This 5-question quiz can help determine whether you’re ready to buy a home
Taking the leap from renting to buying is one of the biggest financial decisions most people ever make. Before you jump into home ownership, asking yourself these five questions can help answer the really tough one — are you ready to buy a home?
1 What is your credit score?
Check your credit rating if you’re even thinking about thinking about buying. Credit scores range from 300 (very poor) to 850 (excellent). Most basically, a higher credit score indicates you are likely to meet all your financial obligations. A lower credit score serves as a red flag for financiers.
Even in the case of renting, credit counts.
A credit score of at least 620 may be required to qualify for a lease without contingencies (such as a higher deposit or a co-signer).
A conventional home loan also will require a score of 620 or higher. As a general rule, the higher your credit score, the lower the home loan interest rate that you will be offered by lenders. A larger down payment (20 percent of the home price or more) can also help you qualify for a lower rate.
If your credit score is low, work on raising it. Closely examine your credit history for errors. If you find any, contact the lenders who have reported incorrect information and request corrections. Pay your bills on time and pay down credit card balances to no more than 30 percent of the maximum credit that you are allowed. Such steps can raise your score significantly over time.
2 Do you have enough money saved?
Assess your finances. Whether you are renting or buying, it’s best to have an emergency fund of three to six months of living expenses saved up to cover unexpected issues, such as a car breakdown or a job layoff.
Beyond your emergency fund, do you have money saved for a down payment on a home?
Renters are familiar with security deposits, which typically require one month’s rent, with additional money required for pets and, in some cases, parking.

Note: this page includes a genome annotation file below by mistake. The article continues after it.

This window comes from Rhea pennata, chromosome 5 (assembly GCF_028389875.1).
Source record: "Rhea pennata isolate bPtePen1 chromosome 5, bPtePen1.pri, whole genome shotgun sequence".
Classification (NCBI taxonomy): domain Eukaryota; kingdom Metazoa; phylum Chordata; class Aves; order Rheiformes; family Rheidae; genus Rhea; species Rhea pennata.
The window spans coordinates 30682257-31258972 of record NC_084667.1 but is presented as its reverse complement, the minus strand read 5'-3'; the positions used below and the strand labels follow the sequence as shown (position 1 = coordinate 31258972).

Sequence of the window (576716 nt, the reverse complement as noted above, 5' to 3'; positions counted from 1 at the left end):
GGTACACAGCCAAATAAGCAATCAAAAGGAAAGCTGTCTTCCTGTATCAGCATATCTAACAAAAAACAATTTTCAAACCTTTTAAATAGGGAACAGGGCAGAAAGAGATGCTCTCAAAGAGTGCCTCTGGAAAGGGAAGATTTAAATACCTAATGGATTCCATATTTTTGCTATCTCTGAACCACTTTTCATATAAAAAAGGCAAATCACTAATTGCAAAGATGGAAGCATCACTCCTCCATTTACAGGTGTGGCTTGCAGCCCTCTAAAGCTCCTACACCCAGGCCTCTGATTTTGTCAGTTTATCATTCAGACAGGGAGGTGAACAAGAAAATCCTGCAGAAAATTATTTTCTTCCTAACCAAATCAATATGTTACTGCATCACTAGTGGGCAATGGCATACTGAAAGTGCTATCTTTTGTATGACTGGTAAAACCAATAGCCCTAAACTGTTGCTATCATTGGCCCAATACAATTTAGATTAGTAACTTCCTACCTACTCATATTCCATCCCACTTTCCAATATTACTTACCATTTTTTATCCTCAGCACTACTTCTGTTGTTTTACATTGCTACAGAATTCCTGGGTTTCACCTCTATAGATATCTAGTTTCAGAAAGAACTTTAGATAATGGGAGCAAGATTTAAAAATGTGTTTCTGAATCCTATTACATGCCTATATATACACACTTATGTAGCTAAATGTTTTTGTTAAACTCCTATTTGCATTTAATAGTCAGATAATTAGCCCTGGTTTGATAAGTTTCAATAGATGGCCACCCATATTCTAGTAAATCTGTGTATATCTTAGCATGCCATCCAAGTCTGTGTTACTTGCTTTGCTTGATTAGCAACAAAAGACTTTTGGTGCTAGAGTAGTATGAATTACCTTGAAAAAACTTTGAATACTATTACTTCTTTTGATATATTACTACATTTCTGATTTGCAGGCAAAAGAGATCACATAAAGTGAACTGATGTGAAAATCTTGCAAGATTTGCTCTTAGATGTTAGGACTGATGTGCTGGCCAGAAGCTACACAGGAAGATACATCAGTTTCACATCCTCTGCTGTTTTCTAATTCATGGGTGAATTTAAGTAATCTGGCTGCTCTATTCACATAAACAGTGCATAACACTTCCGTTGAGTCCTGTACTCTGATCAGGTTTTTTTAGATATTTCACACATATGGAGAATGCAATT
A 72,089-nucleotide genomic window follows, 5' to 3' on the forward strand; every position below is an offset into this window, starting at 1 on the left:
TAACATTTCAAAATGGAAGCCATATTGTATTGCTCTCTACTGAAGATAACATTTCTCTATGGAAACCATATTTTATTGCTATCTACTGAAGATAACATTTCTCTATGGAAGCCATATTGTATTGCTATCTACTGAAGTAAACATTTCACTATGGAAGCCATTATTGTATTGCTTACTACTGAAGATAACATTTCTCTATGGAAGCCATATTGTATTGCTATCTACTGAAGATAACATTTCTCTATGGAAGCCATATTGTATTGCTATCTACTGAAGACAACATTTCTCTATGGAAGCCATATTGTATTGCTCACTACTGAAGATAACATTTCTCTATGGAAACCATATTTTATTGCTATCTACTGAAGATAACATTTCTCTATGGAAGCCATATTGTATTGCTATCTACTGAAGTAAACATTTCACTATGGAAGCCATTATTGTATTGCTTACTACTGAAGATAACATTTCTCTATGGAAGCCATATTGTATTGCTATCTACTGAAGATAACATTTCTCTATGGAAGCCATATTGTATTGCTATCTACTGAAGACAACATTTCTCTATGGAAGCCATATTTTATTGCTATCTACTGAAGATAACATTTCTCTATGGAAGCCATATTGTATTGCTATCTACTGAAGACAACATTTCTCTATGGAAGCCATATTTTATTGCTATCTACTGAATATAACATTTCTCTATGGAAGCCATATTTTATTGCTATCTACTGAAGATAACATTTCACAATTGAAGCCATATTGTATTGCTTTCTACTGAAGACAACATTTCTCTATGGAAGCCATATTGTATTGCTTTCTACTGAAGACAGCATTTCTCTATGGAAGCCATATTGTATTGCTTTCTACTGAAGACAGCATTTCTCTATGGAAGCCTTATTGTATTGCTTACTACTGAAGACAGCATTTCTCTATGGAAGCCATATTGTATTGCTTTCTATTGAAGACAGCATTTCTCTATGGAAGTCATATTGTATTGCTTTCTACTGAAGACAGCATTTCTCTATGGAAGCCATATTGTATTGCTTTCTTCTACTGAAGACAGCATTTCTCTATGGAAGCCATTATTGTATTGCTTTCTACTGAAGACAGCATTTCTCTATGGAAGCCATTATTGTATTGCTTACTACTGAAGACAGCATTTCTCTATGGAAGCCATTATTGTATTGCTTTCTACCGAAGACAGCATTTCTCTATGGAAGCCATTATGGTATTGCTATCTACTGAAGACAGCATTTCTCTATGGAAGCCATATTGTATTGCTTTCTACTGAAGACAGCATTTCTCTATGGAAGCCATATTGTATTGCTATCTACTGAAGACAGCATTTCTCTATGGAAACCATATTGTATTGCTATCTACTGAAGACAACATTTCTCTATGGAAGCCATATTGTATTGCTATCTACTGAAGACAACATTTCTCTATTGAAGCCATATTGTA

When buying a home, the required down payment typically ranges from 5 to 20 percent of the purchase price. Making a down payment of less than 20 percent is likely to be costly in the long run. Most often, you will be required to pay for mortgage insurance as part of a total monthly mortgage payment.
3 How much can you afford to spend on housing?
In general, aim to keep housing costs — rent or mortgage payments plus homeowner’s or renter’s insurance and, if you own, property taxes — to less than 30 percent of your gross, or pre-tax, monthly income.
The advice offered in a New York Times article titled “With Eyes Bigger Than Their Wallets, Homebuyers Are Forced to Revisit Old Rules” in 2009, after the housing bust, remains true as the housing market recovers:
“Several financial advisers recommend reverting to an old standard known as the 28/36 rule.
“Using that rule, households should spend no more than 28 percent of their gross income on housing costs — including mortgage payments, property taxes and insurance — and less than 36 percent on all debt. The total includes obligations like car payments, student loans, credit cards and medical debt.”
Joseph R. Birkofer, a financial planner and principal of Legacy Asset Management in Houston, told the Times: “I want people to have more than a house, I want them to have a life, too. The application of the 28/36 rule can be an eye opener and a ‘go slow’ or ‘reform now’ sign.”
Remember also that the true cost of owning a home includes both fixed monthly payments and money for ongoing repairs and maintenance. For those accustomed to renting, there is suddenly no landlord to call. If a pipe clogs, an air conditioner breaks or paint starts to peel — and such things will inevitably happen — making the situation right is all up to you.
As Jennifer Hartman, a Los Angeles financial planner interviewed by the Times, puts it: “If you can’t afford a new roof or a water heater, then you can’t afford the house.”
Just getting in the door of a newly purchased home often comes with extra costs. You may need to purchase big-ticket items such as appliances, a lawn mower or window treatments, for example.
4 How long do you plan to stay?
As a general rule, the longer you plan to stay in a home, the more sense it makes to buy. It takes time to build enough equity to get back what you put into it. If you suspect you may be in the area only a year or two or even three, renting is very likely the better option. Think long term.
5 What’s the local housing market like?
A local real estate agent can tell you whether home prices are up or down from where they were last year. They can also provide projections for the coming months. You can also check local newspapers, the Internet, and the county tax appraiser’s office for a record of recent sales prices.
Another way to determine whether the local economy is growing is to take note of the infrastructure. Vacant buildings and overgrown, empty lots may indicate decline. New roads, new housing developments and schools going up are all signs of healthy economic growth.